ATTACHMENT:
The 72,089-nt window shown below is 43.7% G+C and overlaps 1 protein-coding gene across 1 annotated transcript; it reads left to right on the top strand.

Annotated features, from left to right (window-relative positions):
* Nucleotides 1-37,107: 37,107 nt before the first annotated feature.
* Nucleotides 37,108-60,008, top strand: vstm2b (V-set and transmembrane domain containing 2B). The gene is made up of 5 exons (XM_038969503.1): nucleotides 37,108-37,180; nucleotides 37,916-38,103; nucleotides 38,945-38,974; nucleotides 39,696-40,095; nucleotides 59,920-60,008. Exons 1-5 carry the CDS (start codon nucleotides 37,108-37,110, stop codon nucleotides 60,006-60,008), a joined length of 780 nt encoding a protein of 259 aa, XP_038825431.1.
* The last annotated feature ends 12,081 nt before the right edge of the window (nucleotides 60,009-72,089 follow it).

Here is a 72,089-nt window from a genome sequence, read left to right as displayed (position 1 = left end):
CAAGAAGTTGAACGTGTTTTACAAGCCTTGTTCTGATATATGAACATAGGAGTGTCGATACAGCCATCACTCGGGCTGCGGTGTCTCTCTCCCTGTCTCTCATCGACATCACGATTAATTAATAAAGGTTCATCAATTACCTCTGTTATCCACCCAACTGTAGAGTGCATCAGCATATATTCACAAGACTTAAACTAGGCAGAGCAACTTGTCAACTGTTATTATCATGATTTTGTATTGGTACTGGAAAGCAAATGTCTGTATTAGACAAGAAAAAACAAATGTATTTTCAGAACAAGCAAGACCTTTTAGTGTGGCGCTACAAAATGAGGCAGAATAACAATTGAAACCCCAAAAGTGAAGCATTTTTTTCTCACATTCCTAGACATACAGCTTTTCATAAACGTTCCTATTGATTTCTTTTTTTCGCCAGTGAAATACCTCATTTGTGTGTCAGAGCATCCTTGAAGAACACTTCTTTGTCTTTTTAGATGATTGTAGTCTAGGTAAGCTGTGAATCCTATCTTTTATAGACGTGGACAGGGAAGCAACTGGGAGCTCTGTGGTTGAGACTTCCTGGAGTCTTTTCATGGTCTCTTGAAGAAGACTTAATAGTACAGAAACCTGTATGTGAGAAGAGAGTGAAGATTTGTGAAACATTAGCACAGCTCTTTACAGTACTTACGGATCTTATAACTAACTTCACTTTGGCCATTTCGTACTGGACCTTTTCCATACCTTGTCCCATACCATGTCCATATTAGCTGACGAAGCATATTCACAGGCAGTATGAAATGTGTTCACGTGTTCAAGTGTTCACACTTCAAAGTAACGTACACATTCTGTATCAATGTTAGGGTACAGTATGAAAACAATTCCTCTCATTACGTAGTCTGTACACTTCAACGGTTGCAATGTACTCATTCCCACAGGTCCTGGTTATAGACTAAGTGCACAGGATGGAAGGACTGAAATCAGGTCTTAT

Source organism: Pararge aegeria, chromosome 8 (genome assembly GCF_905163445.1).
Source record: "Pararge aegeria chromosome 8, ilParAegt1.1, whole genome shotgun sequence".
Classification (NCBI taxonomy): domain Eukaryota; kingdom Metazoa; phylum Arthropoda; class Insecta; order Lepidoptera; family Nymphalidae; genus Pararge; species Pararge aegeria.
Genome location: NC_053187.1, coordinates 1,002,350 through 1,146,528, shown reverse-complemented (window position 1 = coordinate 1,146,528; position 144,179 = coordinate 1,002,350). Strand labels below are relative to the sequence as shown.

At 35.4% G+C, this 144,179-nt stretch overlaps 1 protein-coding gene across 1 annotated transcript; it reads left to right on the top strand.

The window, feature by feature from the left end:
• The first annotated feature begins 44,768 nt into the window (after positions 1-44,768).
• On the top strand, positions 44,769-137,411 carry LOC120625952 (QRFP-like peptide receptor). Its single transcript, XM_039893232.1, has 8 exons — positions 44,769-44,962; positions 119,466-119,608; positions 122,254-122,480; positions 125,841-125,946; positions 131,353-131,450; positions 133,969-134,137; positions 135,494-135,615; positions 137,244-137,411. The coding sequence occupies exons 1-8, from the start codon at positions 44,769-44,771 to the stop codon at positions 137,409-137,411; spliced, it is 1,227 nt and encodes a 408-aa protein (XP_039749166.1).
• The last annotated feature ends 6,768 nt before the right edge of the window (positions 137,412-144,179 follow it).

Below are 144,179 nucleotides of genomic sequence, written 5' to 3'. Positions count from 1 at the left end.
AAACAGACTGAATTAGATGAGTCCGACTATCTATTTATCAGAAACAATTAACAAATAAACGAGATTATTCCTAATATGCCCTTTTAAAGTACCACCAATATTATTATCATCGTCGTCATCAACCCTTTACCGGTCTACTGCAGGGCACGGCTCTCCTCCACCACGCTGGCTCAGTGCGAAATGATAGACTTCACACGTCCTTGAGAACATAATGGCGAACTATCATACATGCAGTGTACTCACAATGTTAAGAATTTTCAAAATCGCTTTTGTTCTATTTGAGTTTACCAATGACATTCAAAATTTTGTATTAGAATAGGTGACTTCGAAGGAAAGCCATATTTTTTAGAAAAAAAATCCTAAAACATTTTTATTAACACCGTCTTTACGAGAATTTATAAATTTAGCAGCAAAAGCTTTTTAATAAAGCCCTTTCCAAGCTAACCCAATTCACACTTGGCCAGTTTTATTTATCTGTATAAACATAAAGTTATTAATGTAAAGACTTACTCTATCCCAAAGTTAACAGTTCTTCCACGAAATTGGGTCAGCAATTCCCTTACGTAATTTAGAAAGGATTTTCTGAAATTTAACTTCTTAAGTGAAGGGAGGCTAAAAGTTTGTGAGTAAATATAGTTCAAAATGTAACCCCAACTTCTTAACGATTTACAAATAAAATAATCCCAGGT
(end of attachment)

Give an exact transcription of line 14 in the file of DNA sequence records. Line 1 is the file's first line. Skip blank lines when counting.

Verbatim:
• The first annotated feature begins 44,768 nt into the window (after positions 1-44,768).